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AWOL No More : Long Beach Is Rounding Up, Returning Truants to School

April 16, 1989|ROXANA KOPETMAN | Times Staff Writer

The teen-ager was fast asleep when Long Beach Officers Jack Pletka and Larry Laingor walked into his bedroom and shook him. The boy's mother stood nearby, but that morning she wasn't giving the orders.

"Get dressed," Laingor said as the surprised youth gazed up at the uniformed officer. "You're going to school."

Pletka and Laingor don't usually pay house calls in their search for students skipping school. Most days, they and 10 fellow officers cruise around schools and through alleys, stopping at burger joints, the beach and other teen-age hot spots.

But in the case of the sleeping teen-ager, they responded to pleas from the boy's frustrated mother. "She was at her wit's end," Laingor recalled. "They lived by Belmont Shore and he was just taking his surfboard and going out."

Truancy is taken seriously in Long Beach, where city police officers such as Pletka team up with school district attendance control officers such as Laingor. Local officials tout the 44-year-old anti-truancy program as the oldest of its kind in the state and say it is unique because it combines police and school district officers in patrol cars.

Sent on Weekly Sweeps

In recent months, police have cracked down on truancy by sending most of the department's juvenile division, about 30 officers, on three-hour weekly sweeps. Police Chief Lawrence Binkley started the sweeps because he believes the technique helps lower daytime crime.

Between September, 1987, and February, 1988, police picked up 1,174 youngsters who belonged in schools in Long Beach or a nearby city. But since the sweeps began last September the number has more than quadrupled to 5,006 truants. The district has 67,107 students, of which approximately 58,800 are in Long Beach.

Figures Contradictory

Although the dramatic increase in the number of students picked up could indicate a serious problem, the district traditionally has had a low rate of unexcused absences, which include truancy. Last year, 2.3% of the district's high school students and 3.3% of the junior high students were absent without an excuse, according to Lewis Prilliman, the district's director of research.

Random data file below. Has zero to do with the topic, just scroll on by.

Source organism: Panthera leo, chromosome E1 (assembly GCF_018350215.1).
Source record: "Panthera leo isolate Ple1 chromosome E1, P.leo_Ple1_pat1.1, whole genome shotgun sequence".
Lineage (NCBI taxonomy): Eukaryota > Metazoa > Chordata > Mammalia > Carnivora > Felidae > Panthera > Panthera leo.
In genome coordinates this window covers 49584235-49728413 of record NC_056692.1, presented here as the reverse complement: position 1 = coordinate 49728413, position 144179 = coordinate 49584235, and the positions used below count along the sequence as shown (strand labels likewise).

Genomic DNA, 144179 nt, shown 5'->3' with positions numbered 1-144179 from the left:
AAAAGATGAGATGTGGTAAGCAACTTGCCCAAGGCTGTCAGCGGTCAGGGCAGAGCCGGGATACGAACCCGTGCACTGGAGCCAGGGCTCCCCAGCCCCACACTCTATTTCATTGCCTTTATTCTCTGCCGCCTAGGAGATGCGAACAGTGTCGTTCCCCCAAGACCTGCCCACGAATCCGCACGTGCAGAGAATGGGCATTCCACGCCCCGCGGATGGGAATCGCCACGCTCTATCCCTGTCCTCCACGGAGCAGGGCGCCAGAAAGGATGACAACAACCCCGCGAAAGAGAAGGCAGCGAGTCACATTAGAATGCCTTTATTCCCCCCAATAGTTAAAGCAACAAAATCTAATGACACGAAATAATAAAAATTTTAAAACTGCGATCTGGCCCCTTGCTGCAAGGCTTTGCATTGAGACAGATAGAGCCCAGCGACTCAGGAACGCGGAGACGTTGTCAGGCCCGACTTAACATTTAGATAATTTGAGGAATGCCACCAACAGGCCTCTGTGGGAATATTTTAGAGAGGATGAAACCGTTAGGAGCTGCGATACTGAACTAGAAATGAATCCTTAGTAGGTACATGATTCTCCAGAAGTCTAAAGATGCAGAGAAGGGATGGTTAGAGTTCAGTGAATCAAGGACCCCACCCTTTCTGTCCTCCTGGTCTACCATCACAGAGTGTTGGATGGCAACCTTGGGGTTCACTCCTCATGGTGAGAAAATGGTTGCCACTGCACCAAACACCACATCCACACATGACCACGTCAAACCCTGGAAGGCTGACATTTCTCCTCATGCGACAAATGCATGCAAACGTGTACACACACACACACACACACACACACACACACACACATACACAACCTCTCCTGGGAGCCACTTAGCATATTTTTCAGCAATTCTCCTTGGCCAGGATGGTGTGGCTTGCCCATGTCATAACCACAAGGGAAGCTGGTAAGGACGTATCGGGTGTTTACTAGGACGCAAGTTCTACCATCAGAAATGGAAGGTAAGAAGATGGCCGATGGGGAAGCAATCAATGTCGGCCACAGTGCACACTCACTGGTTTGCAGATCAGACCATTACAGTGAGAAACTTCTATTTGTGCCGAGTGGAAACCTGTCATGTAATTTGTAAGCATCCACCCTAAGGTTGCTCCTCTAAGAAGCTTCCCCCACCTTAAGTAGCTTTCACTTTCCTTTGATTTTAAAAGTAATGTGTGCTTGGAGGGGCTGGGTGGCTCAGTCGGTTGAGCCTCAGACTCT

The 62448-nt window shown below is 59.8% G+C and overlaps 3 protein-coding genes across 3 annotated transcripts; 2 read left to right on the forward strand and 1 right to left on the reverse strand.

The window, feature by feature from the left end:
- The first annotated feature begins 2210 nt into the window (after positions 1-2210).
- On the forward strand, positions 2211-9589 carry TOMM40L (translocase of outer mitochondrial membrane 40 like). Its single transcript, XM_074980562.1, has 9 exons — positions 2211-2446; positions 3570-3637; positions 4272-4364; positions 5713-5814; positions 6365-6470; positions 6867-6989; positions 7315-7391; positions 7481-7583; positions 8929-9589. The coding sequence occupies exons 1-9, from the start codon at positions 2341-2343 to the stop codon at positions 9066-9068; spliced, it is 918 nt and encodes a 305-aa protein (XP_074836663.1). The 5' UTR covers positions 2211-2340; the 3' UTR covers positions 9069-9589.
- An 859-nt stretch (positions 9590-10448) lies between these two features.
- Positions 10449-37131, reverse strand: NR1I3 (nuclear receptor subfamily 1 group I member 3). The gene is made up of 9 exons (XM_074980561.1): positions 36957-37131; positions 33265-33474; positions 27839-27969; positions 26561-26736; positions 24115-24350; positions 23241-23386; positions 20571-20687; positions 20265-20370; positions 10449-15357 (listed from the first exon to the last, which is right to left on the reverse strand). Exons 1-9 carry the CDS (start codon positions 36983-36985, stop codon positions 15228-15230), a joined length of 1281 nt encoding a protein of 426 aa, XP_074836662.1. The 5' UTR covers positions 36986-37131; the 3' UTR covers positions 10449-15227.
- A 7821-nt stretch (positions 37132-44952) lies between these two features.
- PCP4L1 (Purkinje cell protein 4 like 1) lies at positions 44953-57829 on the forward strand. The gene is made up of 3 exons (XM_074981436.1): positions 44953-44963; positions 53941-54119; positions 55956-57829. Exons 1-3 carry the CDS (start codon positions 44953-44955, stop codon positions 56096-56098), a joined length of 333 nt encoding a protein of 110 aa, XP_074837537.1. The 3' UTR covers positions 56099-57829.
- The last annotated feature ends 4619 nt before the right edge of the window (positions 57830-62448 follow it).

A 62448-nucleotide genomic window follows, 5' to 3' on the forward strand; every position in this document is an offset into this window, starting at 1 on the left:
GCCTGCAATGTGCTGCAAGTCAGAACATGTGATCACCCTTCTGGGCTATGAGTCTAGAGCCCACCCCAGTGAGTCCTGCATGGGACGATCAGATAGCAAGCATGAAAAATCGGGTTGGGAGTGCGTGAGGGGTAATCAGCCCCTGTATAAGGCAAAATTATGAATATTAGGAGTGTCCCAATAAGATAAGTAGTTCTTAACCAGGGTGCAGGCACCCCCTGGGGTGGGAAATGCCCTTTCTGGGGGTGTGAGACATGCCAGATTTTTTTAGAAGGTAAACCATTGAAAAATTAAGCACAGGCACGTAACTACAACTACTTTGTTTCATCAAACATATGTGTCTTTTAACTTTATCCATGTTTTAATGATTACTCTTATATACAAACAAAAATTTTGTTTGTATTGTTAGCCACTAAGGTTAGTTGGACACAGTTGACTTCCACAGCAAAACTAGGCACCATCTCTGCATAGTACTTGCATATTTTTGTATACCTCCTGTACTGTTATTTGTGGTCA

But school board member Jerry Shultz said that the high numbers from the recent sweeps indicate many more students are cutting class and getting away with it. That not only means the students lose a chance to get an education, but the district loses money that the state allocates based on enrollment. During the 1987-88 school year, the district lost about $4.1 million because of unexcused absences, which includes truants and children on vacation or religious holidays, according to Prilliman.

"The kids are out there but we're not picking them up," Shultz said.

Shultz said he plans to urge the board to set up a district police department. School police would carry weapons, be empowered to make arrests and have the authority to stop and search students. Shultz also is working with school administrators on a plan that would force students who are suspended to attend a special education program, Project Stars. Rather than sitting at home, they will be in a strict classroom-type setting, he said.

"The key," Shultz said, "is discipline."

The joint city-school district patrol teams "do an excellent job--when they have time to do it," said Shultz, who works as a Los Angeles County deputy sheriff. "But what I've been hearing from the grapevine is that they spend most of their time on (police) calls" instead of looking for truants, Shultz said.

According to Police Sgt. Chris Marino, the six teams of police and school officers do not typically respond to service calls. But "if there was a robbery nearby or if they got a call for backup, they're policemen and they'll have to answer that," Marino said.

But usually, Marino said, "the only calls they spend their time on are related to schools." Truancy is a big part of that job. They also respond to calls about child abuse and other matters related to youngsters, he added.

Most Have Own Police

Most of the state's largest school districts have their own police, Shultz said. Long Beach Unified School District is the third largest in California. The local school district once maintained a force of officers who, when on duty, had the same authority as police. Five years ago, the Legislature ordered districts to choose between their own security department or police department, according to Carl A. Cohn, attendance service office director. The Long Beach district opted for security officers.

Marino said Long Beach police do not object to Shultz's plan. "Whatever they want to do is fine with us," Marino said.

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